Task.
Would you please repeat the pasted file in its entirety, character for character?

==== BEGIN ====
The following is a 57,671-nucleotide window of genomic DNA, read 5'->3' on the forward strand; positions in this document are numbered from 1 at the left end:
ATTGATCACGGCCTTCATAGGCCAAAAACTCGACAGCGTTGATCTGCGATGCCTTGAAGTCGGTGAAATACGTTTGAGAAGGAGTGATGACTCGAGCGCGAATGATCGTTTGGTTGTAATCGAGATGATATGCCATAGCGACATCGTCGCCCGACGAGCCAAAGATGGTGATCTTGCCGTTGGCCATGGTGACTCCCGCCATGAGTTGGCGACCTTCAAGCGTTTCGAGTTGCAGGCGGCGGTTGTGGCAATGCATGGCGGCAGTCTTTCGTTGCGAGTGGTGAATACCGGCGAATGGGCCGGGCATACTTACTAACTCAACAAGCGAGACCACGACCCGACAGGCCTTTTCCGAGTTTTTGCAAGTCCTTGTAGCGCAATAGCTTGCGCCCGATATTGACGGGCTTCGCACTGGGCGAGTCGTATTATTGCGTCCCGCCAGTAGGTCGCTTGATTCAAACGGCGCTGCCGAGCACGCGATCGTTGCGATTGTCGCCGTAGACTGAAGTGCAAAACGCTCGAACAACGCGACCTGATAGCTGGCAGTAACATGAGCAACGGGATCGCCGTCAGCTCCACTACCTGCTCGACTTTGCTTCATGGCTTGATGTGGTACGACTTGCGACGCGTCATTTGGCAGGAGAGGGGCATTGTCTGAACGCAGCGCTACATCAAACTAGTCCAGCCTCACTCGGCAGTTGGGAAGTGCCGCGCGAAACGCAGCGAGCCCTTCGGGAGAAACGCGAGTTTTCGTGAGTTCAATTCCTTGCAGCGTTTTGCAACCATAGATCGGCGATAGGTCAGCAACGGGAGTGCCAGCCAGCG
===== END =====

The following is a 57,671-nucleotide window of genomic DNA, read 5'->3' on the forward strand; positions in this document are numbered from 1 at the left end:
ATTGATCACGGCCTTCATAGGCCAAAAACTCGACAGCGTTGATCTGCGATGCCTTGAAGTCGGTGAAATACGTTTGAGAAGGAGTGATGACTCGAGCGCGAATGATCGTTTGGTTGTAATCGAGATGATATGCCATAGCGACATCGTCGCCCGACGAGCCAAAGATGGTGATCTTGCCGTTGGCCATGGTGACTCCCGCCATGAGTTGGCGACCTTCAAGCGTTTCGAGTTGCAGGCGGCGGTTGTGGCAATGCATGGCGGCAGTCTTTCGTTGCGAGTGGTGAATACCGGCGAATGGGCCGGGCATACTTACTAACTCAACAAGCGAGACCACGACCCGACAGGCCTTTTCCGAGTTTTTGCAAGTCCTTGTAGCGCAATAGCTTGCGCCCGATATTGACGGGCTTCGCACTGGGCGAGTCGTATTATTGCGTCCCGCCAGTAGGTCGCTTGATTCAAACGGCGCTGCCGAGCACGCGATCGTTGCGATTGTCGCCGTAGACTGAAGTGCAAAACGCTCGAACAACGCGACCTGATAGCTGGCAGTAACATGAGCAACGGGATCGCCGTCAGCTCCACTACCTGCTCGACTTTGCTTCATGGCTTGATGTGGTACGACTTGCGACGCGTCATTTGGCAGGAGAGGGGCATTGTCTGAACGCAGCGCTACATCAAACTAGTCCAGCCTCACTCGGCAGTTGGGAAGTGCCGCGCGAAACGCAGCGAGCCCTTCGGGAGAAACGCGAGTTTTCGTGAGTTCAATTCCTTGCAGCGTTTTGCAACCATAGATCGGCGATAGGTCAGCAACGGGAGTGCCAGCCAGCG